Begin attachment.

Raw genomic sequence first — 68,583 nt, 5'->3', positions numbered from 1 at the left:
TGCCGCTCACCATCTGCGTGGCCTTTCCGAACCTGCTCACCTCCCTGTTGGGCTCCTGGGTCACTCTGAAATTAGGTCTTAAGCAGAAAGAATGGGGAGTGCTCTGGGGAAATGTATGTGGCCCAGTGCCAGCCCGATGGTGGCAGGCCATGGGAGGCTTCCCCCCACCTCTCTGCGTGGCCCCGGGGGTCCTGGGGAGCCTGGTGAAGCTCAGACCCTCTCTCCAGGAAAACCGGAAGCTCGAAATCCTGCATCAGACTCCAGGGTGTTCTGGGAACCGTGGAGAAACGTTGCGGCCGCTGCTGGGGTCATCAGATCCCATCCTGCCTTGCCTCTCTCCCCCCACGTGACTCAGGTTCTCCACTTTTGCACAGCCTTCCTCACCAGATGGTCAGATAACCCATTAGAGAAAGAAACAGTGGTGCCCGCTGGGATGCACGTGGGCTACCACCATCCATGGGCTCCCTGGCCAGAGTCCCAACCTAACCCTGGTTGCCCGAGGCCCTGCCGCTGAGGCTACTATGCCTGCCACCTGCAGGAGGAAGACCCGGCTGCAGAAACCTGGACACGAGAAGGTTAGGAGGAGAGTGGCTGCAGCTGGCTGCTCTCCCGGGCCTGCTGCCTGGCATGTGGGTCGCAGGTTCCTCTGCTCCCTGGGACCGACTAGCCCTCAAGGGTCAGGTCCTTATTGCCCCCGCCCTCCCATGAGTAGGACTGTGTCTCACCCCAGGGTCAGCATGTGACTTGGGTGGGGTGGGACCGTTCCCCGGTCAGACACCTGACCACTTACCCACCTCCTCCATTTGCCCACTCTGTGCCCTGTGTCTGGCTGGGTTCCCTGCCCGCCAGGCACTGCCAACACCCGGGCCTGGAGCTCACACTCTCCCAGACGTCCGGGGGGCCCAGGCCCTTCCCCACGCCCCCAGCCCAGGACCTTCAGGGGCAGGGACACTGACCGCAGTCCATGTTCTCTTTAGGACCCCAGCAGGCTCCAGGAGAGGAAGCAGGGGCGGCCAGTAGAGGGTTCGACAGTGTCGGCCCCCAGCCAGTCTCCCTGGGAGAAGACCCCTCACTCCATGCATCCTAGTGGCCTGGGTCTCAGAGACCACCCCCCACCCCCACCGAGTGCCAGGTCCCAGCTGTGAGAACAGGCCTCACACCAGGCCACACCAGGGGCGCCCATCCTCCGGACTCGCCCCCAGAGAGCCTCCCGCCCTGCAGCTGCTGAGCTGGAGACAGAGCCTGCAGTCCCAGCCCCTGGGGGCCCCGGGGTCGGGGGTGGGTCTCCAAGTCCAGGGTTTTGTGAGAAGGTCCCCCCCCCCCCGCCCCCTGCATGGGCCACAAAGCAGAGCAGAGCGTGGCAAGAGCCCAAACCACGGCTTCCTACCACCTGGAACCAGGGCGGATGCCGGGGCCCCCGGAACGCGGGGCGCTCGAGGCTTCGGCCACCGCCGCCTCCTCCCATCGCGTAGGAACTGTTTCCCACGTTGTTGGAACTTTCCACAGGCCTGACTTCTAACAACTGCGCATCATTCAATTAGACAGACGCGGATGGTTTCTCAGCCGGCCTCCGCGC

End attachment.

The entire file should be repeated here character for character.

Raw genomic sequence first — 68,583 nt, 5'->3', positions numbered from 1 at the left:
TGCCGCTCACCATCTGCGTGGCCTTTCCGAACCTGCTCACCTCCCTGTTGGGCTCCTGGGTCACTCTGAAATTAGGTCTTAAGCAGAAAGAATGGGGAGTGCTCTGGGGAAATGTATGTGGCCCAGTGCCAGCCCGATGGTGGCAGGCCATGGGAGGCTTCCCCCCACCTCTCTGCGTGGCCCCGGGGGTCCTGGGGAGCCTGGTGAAGCTCAGACCCTCTCTCCAGGAAAACCGGAAGCTCGAAATCCTGCATCAGACTCCAGGGTGTTCTGGGAACCGTGGAGAAACGTTGCGGCCGCTGCTGGGGTCATCAGATCCCATCCTGCCTTGCCTCTCTCCCCCCACGTGACTCAGGTTCTCCACTTTTGCACAGCCTTCCTCACCAGATGGTCAGATAACCCATTAGAGAAAGAAACAGTGGTGCCCGCTGGGATGCACGTGGGCTACCACCATCCATGGGCTCCCTGGCCAGAGTCCCAACCTAACCCTGGTTGCCCGAGGCCCTGCCGCTGAGGCTACTATGCCTGCCACCTGCAGGAGGAAGACCCGGCTGCAGAAACCTGGACACGAGAAGGTTAGGAGGAGAGTGGCTGCAGCTGGCTGCTCTCCCGGGCCTGCTGCCTGGCATGTGGGTCGCAGGTTCCTCTGCTCCCTGGGACCGACTAGCCCTCAAGGGTCAGGTCCTTATTGCCCCCGCCCTCCCATGAGTAGGACTGTGTCTCACCCCAGGGTCAGCATGTGACTTGGGTGGGGTGGGACCGTTCCCCGGTCAGACACCTGACCACTTACCCACCTCCTCCATTTGCCCACTCTGTGCCCTGTGTCTGGCTGGGTTCCCTGCCCGCCAGGCACTGCCAACACCCGGGCCTGGAGCTCACACTCTCCCAGACGTCCGGGGGGCCCAGGCCCTTCCCCACGCCCCCAGCCCAGGACCTTCAGGGGCAGGGACACTGACCGCAGTCCATGTTCTCTTTAGGACCCCAGCAGGCTCCAGGAGAGGAAGCAGGGGCGGCCAGTAGAGGGTTCGACAGTGTCGGCCCCCAGCCAGTCTCCCTGGGAGAAGACCCCTCACTCCATGCATCCTAGTGGCCTGGGTCTCAGAGACCACCCCCCACCCCCACCGAGTGCCAGGTCCCAGCTGTGAGAACAGGCCTCACACCAGGCCACACCAGGGGCGCCCATCCTCCGGACTCGCCCCCAGAGAGCCTCCCGCCCTGCAGCTGCTGAGCTGGAGACAGAGCCTGCAGTCCCAGCCCCTGGGGGCCCCGGGGTCGGGGGTGGGTCTCCAAGTCCAGGGTTTTGTGAGAAGGTCCCCCCCCCCCCGCCCCCTGCATGGGCCACAAAGCAGAGCAGAGCGTGGCAAGAGCCCAAACCACGGCTTCCTACCACCTGGAACCAGGGCGGATGCCGGGGCCCCCGGAACGCGGGGCGCTCGAGGCTTCGGCCACCGCCGCCTCCTCCCATCGCGTAGGAACTGTTTCCCACGTTGTTGGAACTTTCCACAGGCCTGACTTCTAACAACTGCGCATCATTCAATTAGACAGACGCGGATGGTTTCTCAGCCGGCCTCCGCGC